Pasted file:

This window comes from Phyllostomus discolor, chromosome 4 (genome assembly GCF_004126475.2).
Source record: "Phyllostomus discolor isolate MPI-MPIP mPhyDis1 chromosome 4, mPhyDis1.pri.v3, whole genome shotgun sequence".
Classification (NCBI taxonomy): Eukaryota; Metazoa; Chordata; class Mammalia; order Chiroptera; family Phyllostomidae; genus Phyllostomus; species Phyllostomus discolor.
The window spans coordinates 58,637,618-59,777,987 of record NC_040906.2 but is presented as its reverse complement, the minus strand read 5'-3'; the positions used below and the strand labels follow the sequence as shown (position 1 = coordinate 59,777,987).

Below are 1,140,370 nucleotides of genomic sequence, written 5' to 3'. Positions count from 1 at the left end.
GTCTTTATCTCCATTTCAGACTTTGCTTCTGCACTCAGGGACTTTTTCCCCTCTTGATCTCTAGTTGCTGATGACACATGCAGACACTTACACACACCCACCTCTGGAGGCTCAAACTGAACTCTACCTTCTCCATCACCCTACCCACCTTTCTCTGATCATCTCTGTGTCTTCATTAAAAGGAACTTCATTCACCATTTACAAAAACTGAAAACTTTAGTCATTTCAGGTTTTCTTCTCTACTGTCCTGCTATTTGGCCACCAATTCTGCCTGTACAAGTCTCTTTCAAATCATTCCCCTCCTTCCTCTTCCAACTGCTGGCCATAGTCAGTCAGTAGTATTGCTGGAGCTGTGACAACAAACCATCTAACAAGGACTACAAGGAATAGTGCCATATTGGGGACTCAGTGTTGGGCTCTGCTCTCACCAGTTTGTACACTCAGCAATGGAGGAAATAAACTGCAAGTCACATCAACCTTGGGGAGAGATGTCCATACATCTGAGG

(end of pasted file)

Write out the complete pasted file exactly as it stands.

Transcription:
This window comes from Phyllostomus discolor, chromosome 4 (genome assembly GCF_004126475.2).
Source record: "Phyllostomus discolor isolate MPI-MPIP mPhyDis1 chromosome 4, mPhyDis1.pri.v3, whole genome shotgun sequence".
Classification (NCBI taxonomy): Eukaryota; Metazoa; Chordata; class Mammalia; order Chiroptera; family Phyllostomidae; genus Phyllostomus; species Phyllostomus discolor.
The window spans coordinates 58,637,618-59,777,987 of record NC_040906.2 but is presented as its reverse complement, the minus strand read 5'-3'; the positions used below and the strand labels follow the sequence as shown (position 1 = coordinate 59,777,987).

Below are 1,140,370 nucleotides of genomic sequence, written 5' to 3'. Positions count from 1 at the left end.
GTCTTTATCTCCATTTCAGACTTTGCTTCTGCACTCAGGGACTTTTTCCCCTCTTGATCTCTAGTTGCTGATGACACATGCAGACACTTACACACACCCACCTCTGGAGGCTCAAACTGAACTCTACCTTCTCCATCACCCTACCCACCTTTCTCTGATCATCTCTGTGTCTTCATTAAAAGGAACTTCATTCACCATTTACAAAAACTGAAAACTTTAGTCATTTCAGGTTTTCTTCTCTACTGTCCTGCTATTTGGCCACCAATTCTGCCTGTACAAGTCTCTTTCAAATCATTCCCCTCCTTCCTCTTCCAACTGCTGGCCATAGTCAGTCAGTAGTATTGCTGGAGCTGTGACAACAAACCATCTAACAAGGACTACAAGGAATAGTGCCATATTGGGGACTCAGTGTTGGGCTCTGCTCTCACCAGTTTGTACACTCAGCAATGGAGGAAATAAACTGCAAGTCACATCAACCTTGGGGAGAGATGTCCATACATCTGAGG